Do you hire librarians? Tell us, “What Should Potential Hires Learn in Library School?”: http://tinyurl.com/hiringlibschoolsurvey

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Filed under 0-10 staff members, Public, Southern US, Suburban area, What Should Potential Hires Learn in Library School

Get experience any way you can.

New England Girls School, ArmidaleThis anonymous interview is with an academic librarian who has been a hiring manager and a member of a hiring or search committee. This person hires the following types of LIS professionals:

Reference librarians

This librarian works at a library with 0-10 staff members in a rural area in the Northeastern US.

Do library schools teach candidates the job skills you are looking for in potential hires?

√ Yes

Should library students focus on learning theory or gaining practical skills? (Where 1 means Theory, 5 means practice, and 3 means both equally)

4

What coursework do you think all (or most) MLS/MLIS holders should take, regardless of focus?

√ Cataloging
√ Library Management
√ Collection Management
√ Digital Collections
√ Reference
√ Instruction
√ Soft Skills (e.g. Communication, Interpersonal Relations)

When deciding who to hire out of a pool of candidates, do you value skills gained through coursework and skills gained through practice differently?

√ Yes–I value skills gained through a student job more highly

Which skills (or types of skills) do you expect a new hire to learn on the job (as opposed to at library school)?

How to conduct a reference interview

Which of the following experiences should library students have upon graduating?

√ Library work experience
√ Professional organization involvement
√ Teaching assistant/Other instructional experience

What advice do you have for students who want to make the most of their time in library school?

Get experience anyway you can.

Do you have any other comments, for library schools or students, or about the survey?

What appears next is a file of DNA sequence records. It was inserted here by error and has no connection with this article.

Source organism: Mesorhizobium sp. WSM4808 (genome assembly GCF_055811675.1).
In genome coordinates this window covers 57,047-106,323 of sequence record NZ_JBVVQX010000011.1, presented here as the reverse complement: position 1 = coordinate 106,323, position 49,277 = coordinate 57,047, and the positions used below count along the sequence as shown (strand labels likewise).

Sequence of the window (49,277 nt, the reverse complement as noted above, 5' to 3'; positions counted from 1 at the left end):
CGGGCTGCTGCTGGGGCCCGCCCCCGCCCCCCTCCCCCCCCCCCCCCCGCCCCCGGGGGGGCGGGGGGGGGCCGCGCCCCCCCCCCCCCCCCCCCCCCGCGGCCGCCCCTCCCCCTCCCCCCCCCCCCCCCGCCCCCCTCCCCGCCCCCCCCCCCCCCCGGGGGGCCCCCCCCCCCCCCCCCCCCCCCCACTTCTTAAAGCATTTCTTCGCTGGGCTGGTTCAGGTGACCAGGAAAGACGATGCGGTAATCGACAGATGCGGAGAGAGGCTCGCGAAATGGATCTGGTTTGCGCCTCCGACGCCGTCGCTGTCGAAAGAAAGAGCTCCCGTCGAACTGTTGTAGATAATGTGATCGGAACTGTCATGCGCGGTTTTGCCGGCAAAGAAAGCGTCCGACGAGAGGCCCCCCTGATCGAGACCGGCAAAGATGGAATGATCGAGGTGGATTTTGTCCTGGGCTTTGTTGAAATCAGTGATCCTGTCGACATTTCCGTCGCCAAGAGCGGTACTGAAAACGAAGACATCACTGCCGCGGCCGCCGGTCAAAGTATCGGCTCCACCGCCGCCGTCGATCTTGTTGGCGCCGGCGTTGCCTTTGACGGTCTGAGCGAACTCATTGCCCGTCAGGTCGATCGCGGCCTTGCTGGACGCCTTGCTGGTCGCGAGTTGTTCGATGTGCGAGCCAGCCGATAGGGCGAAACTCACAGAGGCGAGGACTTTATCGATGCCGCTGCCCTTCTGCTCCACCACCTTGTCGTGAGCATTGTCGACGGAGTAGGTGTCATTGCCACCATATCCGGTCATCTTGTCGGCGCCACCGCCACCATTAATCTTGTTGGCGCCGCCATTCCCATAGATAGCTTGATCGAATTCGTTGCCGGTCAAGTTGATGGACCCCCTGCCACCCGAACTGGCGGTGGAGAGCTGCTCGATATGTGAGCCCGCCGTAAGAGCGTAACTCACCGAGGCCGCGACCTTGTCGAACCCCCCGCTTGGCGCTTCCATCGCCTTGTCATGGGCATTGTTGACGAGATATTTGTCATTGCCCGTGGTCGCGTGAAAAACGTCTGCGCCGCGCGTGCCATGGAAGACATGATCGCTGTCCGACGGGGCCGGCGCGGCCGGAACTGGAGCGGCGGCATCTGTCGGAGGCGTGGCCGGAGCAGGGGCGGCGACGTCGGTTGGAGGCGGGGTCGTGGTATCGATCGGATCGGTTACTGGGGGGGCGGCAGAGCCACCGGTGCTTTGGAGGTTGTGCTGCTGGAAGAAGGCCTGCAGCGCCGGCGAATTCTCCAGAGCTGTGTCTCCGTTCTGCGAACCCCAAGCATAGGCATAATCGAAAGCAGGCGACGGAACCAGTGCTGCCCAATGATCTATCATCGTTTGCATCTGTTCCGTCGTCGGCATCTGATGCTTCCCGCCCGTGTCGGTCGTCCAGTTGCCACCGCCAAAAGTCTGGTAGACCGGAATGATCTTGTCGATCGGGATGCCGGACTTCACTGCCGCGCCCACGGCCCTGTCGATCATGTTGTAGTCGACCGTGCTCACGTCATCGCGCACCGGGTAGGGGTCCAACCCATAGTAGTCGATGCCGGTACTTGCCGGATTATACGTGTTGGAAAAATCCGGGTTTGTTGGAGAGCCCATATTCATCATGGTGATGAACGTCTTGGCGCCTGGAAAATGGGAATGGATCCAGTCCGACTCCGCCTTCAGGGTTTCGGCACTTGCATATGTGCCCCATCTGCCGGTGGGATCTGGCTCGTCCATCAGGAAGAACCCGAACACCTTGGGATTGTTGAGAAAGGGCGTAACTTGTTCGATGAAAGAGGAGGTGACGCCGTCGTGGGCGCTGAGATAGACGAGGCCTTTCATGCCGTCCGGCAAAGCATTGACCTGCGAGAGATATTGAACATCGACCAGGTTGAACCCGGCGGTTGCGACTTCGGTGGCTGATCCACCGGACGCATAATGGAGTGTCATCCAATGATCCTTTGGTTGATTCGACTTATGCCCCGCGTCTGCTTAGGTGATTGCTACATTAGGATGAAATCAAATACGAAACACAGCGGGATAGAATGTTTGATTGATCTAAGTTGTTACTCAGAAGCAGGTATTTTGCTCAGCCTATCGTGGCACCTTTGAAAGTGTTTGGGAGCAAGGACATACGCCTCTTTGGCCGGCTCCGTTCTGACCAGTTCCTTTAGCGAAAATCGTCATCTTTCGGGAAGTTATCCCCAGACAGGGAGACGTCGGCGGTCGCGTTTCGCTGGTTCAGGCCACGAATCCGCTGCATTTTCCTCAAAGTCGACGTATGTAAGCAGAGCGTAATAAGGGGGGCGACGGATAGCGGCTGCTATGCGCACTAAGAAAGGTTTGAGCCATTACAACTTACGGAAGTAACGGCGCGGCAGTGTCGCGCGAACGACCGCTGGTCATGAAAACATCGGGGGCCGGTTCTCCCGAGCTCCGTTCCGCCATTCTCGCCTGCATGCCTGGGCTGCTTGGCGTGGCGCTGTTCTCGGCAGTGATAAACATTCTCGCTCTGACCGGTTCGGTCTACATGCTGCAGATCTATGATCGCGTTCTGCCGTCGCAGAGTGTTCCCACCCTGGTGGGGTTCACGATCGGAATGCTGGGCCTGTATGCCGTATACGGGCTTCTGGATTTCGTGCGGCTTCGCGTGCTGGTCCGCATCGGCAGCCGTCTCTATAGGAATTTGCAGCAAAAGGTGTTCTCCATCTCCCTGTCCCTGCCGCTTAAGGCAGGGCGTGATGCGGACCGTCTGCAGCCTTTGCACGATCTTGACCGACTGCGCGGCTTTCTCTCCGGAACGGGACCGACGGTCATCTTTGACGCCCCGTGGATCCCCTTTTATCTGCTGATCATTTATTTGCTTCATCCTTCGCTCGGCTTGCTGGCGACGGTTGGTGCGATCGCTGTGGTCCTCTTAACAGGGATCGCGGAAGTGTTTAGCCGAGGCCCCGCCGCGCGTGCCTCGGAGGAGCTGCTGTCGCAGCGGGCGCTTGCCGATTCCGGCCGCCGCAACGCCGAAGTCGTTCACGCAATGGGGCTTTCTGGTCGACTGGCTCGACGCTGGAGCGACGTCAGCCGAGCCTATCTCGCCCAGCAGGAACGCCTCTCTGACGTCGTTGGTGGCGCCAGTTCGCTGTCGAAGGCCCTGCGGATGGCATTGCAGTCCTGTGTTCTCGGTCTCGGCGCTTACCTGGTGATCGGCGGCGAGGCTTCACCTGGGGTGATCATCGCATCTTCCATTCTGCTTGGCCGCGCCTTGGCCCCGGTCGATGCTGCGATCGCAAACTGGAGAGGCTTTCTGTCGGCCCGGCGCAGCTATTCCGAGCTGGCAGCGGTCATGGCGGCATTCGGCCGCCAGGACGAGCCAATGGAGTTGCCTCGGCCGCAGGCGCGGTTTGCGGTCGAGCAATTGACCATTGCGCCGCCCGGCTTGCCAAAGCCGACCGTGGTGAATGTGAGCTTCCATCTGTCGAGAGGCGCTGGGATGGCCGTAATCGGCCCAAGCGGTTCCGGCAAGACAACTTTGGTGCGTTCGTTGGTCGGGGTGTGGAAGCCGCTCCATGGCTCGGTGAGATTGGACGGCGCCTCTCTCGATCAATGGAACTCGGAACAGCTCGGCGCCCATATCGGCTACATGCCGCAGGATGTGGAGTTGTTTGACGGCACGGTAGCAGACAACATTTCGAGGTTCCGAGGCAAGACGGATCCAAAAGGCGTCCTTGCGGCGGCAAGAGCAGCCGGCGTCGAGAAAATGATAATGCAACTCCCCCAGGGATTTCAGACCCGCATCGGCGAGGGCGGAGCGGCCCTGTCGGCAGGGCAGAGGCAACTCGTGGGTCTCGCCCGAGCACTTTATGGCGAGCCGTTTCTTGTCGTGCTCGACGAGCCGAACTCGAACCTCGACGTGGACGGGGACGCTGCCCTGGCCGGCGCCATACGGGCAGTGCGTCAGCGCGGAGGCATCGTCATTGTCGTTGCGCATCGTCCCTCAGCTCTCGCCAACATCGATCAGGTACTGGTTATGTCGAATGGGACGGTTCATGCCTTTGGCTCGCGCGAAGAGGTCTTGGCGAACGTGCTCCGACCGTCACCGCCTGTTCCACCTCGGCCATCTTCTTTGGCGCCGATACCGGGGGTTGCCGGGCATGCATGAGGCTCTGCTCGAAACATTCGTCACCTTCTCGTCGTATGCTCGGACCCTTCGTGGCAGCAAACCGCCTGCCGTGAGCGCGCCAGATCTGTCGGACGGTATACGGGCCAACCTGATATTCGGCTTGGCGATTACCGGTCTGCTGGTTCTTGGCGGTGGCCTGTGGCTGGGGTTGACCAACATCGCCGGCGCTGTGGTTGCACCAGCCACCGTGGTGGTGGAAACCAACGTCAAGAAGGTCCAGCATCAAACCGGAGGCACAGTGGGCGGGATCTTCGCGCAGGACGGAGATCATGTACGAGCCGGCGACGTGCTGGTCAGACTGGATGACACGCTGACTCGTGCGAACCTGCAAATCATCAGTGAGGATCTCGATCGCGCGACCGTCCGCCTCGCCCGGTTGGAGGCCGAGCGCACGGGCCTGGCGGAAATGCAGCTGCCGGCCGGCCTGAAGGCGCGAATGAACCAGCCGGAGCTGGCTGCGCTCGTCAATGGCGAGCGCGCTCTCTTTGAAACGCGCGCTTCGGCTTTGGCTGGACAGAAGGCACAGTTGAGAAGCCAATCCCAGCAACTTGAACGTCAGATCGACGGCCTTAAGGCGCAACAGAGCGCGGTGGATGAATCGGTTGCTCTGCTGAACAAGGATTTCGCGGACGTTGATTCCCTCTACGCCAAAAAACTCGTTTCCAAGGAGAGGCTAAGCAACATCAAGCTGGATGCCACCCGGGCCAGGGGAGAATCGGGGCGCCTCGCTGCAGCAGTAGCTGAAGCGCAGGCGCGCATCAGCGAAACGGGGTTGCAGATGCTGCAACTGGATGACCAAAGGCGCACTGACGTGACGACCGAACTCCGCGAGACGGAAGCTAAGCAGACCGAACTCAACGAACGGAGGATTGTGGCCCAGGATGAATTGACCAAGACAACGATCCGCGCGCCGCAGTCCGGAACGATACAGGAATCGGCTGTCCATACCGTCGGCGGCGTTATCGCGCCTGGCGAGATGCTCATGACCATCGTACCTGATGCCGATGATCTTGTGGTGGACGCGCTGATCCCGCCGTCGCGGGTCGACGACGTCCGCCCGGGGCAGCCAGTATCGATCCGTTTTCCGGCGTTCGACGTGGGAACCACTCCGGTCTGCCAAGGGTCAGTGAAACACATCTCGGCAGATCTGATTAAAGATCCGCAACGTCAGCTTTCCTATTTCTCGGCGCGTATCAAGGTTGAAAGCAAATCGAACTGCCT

I would like to see more libraries not require previous experience for entry level positions.

This survey was coauthored by Brianna Marshall from Hack Library School. Interested in progressive blogging, by, for, and about library students? Check it out!

Special Note: From December 6, 2013 to October 24, 2014, the ALA will accept comments on the Draft revised Standards for Accreditation of Master’s Programs in Library and Information Studies. More information about the process of changing these standards is here. If you have opinions about what people should be learning in library school, here’s a way that you can influence change.

Do you hire librarians? Tell us, “What Should Potential Hires Learn in Library School?”: http://tinyurl.com/hiringlibschoolsurvey

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Filed under 0-10 staff members, Academic, Northeastern US, Rural area, What Should Potential Hires Learn in Library School

Working with undergrads during finals season is nothing to working with an office full of lawyers!

Ptarmagin HunterThis anonymous interview is with a job hunter who is currently employed (even if part-time or in an unrelated field), has not been hired within the last two months, and has been looking for a new position for less than six months. This person is looking in non-profit, research NGO, at the following levels: entry level, requiring at least two years of experience. Here is this person’s experience with internships/volunteering:

I was a mentee in an academic library environment for two years during graduate school, and had worked two years as a paraprofessional in an archive. I could not undertake any other internships, as I worked full time during school to support myself.